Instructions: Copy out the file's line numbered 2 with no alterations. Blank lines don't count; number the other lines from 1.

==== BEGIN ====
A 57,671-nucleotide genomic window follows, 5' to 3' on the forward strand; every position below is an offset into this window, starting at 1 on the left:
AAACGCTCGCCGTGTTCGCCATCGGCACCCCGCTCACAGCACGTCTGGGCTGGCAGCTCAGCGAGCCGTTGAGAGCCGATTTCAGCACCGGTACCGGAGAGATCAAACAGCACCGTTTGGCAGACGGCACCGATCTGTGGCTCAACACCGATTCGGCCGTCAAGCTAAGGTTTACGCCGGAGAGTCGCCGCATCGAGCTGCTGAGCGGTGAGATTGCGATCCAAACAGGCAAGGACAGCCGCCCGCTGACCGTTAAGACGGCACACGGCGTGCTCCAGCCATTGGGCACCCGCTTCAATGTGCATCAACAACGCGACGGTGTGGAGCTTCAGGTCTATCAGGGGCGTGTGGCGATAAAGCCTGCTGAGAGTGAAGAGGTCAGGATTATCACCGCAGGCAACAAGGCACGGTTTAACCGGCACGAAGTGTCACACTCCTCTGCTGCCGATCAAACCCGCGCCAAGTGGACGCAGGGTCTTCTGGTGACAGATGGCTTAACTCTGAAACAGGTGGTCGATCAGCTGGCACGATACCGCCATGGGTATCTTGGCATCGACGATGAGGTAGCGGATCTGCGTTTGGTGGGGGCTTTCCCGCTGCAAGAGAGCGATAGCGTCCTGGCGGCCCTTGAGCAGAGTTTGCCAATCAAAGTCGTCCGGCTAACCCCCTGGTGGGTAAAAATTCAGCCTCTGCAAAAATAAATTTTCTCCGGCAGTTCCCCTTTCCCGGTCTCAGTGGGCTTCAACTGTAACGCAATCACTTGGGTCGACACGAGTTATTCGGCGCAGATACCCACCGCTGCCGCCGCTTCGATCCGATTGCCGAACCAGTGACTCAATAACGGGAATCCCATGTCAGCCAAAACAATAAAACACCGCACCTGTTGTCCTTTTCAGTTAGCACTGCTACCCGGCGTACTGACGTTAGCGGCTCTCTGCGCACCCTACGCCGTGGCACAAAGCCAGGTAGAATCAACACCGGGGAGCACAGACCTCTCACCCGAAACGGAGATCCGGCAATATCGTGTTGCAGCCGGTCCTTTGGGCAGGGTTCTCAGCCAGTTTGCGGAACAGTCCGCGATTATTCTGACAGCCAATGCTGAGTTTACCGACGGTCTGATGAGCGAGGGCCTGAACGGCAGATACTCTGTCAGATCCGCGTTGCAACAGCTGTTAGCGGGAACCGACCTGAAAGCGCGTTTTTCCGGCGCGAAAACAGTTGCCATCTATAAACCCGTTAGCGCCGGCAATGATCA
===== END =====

AAACGCTCGCCGTGTTCGCCATCGGCACCCCGCTCACAGCACGTCTGGGCTGGCAGCTCAGCGAGCCGTTGAGAGCCGATTTCAGCACCGGTACCGGAGAGATCAAACAGCACCGTTTGGCAGACGGCACCGATCTGTGGCTCAACACCGATTCGGCCGTCAAGCTAAGGTTTACGCCGGAGAGTCGCCGCATCGAGCTGCTGAGCGGTGAGATTGCGATCCAAACAGGCAAGGACAGCCGCCCGCTGACCGTTAAGACGGCACACGGCGTGCTCCAGCCATTGGGCACCCGCTTCAATGTGCATCAACAACGCGACGGTGTGGAGCTTCAGGTCTATCAGGGGCGTGTGGCGATAAAGCCTGCTGAGAGTGAAGAGGTCAGGATTATCACCGCAGGCAACAAGGCACGGTTTAACCGGCACGAAGTGTCACACTCCTCTGCTGCCGATCAAACCCGCGCCAAGTGGACGCAGGGTCTTCTGGTGACAGATGGCTTAACTCTGAAACAGGTGGTCGATCAGCTGGCACGATACCGCCATGGGTATCTTGGCATCGACGATGAGGTAGCGGATCTGCGTTTGGTGGGGGCTTTCCCGCTGCAAGAGAGCGATAGCGTCCTGGCGGCCCTTGAGCAGAGTTTGCCAATCAAAGTCGTCCGGCTAACCCCCTGGTGGGTAAAAATTCAGCCTCTGCAAAAATAAATTTTCTCCGGCAGTTCCCCTTTCCCGGTCTCAGTGGGCTTCAACTGTAACGCAATCACTTGGGTCGACACGAGTTATTCGGCGCAGATACCCACCGCTGCCGCCGCTTCGATCCGATTGCCGAACCAGTGACTCAATAACGGGAATCCCATGTCAGCCAAAACAATAAAACACCGCACCTGTTGTCCTTTTCAGTTAGCACTGCTACCCGGCGTACTGACGTTAGCGGCTCTCTGCGCACCCTACGCCGTGGCACAAAGCCAGGTAGAATCAACACCGGGGAGCACAGACCTCTCACCCGAAACGGAGATCCGGCAATATCGTGTTGCAGCCGGTCCTTTGGGCAGGGTTCTCAGCCAGTTTGCGGAACAGTCCGCGATTATTCTGACAGCCAATGCTGAGTTTACCGACGGTCTGATGAGCGAGGGCCTGAACGGCAGATACTCTGTCAGATCCGCGTTGCAACAGCTGTTAGCGGGAACCGACCTGAAAGCGCGTTTTTCCGGCGCGAAAACAGTTGCCATCTATAAACCCGTTAGCGCCGGCAATGATCA